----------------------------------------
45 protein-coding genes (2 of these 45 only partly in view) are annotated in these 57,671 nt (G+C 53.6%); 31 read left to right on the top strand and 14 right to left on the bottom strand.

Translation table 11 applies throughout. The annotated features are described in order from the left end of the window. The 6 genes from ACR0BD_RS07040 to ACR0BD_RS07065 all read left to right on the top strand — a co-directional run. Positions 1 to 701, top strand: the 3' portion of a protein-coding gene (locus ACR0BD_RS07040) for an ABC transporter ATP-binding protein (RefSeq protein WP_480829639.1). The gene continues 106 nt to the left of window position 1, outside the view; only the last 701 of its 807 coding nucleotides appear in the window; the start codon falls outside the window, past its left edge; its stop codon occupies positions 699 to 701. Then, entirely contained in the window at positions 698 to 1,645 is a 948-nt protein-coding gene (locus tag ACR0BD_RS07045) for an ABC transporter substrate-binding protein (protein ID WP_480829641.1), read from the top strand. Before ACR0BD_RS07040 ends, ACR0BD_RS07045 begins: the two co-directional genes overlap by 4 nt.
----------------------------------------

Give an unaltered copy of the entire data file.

45 protein-coding genes (2 of these 45 only partly in view) are annotated in these 57,671 nt (G+C 53.6%); 31 read left to right on the top strand and 14 right to left on the bottom strand.

Translation table 11 applies throughout. The annotated features are described in order from the left end of the window. The 6 genes from ACR0BD_RS07040 to ACR0BD_RS07065 all read left to right on the top strand — a co-directional run. Positions 1 to 701, top strand: the 3' portion of a protein-coding gene (locus ACR0BD_RS07040) for an ABC transporter ATP-binding protein (RefSeq protein WP_480829639.1). The gene continues 106 nt to the left of window position 1, outside the view; only the last 701 of its 807 coding nucleotides appear in the window; the start codon falls outside the window, past its left edge; its stop codon occupies positions 699 to 701. Then, entirely contained in the window at positions 698 to 1,645 is a 948-nt protein-coding gene (locus tag ACR0BD_RS07045) for an ABC transporter substrate-binding protein (protein ID WP_480829641.1), read from the top strand. Before ACR0BD_RS07040 ends, ACR0BD_RS07045 begins: the two co-directional genes overlap by 4 nt.